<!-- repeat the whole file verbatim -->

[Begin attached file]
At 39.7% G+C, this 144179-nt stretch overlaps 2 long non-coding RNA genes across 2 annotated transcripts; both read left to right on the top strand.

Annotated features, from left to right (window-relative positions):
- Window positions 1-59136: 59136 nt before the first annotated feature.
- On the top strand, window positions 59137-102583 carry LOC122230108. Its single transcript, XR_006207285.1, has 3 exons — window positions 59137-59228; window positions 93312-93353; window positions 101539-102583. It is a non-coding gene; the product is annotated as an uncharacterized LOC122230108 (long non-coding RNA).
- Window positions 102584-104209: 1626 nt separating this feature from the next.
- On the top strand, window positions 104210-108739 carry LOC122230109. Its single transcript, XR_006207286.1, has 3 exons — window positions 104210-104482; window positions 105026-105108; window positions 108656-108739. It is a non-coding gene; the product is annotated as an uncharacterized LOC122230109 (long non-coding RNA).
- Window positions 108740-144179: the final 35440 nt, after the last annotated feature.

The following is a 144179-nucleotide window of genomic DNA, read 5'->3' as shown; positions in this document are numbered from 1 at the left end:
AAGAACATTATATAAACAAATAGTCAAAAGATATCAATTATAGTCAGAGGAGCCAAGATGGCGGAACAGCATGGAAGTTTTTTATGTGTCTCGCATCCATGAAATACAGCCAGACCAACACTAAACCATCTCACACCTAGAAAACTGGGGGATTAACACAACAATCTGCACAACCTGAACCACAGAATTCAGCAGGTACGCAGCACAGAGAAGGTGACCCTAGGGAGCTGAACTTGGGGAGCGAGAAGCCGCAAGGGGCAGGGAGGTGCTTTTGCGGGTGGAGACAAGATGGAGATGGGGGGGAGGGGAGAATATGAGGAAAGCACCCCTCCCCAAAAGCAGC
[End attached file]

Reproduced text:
At 39.7% G+C, this 144179-nt stretch overlaps 2 long non-coding RNA genes across 2 annotated transcripts; both read left to right on the top strand.

Annotated features, from left to right (window-relative positions):
- Window positions 1-59136: 59136 nt before the first annotated feature.
- On the top strand, window positions 59137-102583 carry LOC122230108. Its single transcript, XR_006207285.1, has 3 exons — window positions 59137-59228; window positions 93312-93353; window positions 101539-102583. It is a non-coding gene; the product is annotated as an uncharacterized LOC122230108 (long non-coding RNA).
- Window positions 102584-104209: 1626 nt separating this feature from the next.
- On the top strand, window positions 104210-108739 carry LOC122230109. Its single transcript, XR_006207286.1, has 3 exons — window positions 104210-104482; window positions 105026-105108; window positions 108656-108739. It is a non-coding gene; the product is annotated as an uncharacterized LOC122230109 (long non-coding RNA).
- Window positions 108740-144179: the final 35440 nt, after the last annotated feature.

The following is a 144179-nucleotide window of genomic DNA, read 5'->3' as shown; positions in this document are numbered from 1 at the left end:
AAGAACATTATATAAACAAATAGTCAAAAGATATCAATTATAGTCAGAGGAGCCAAGATGGCGGAACAGCATGGAAGTTTTTTATGTGTCTCGCATCCATGAAATACAGCCAGACCAACACTAAACCATCTCACACCTAGAAAACTGGGGGATTAACACAACAATCTGCACAACCTGAACCACAGAATTCAGCAGGTACGCAGCACAGAGAAGGTGACCCTAGGGAGCTGAACTTGGGGAGCGAGAAGCCGCAAGGGGCAGGGAGGTGCTTTTGCGGGTGGAGACAAGATGGAGATGGGGGGGAGGGGAGAATATGAGGAAAGCACCCCTCCCCAAAAGCAGC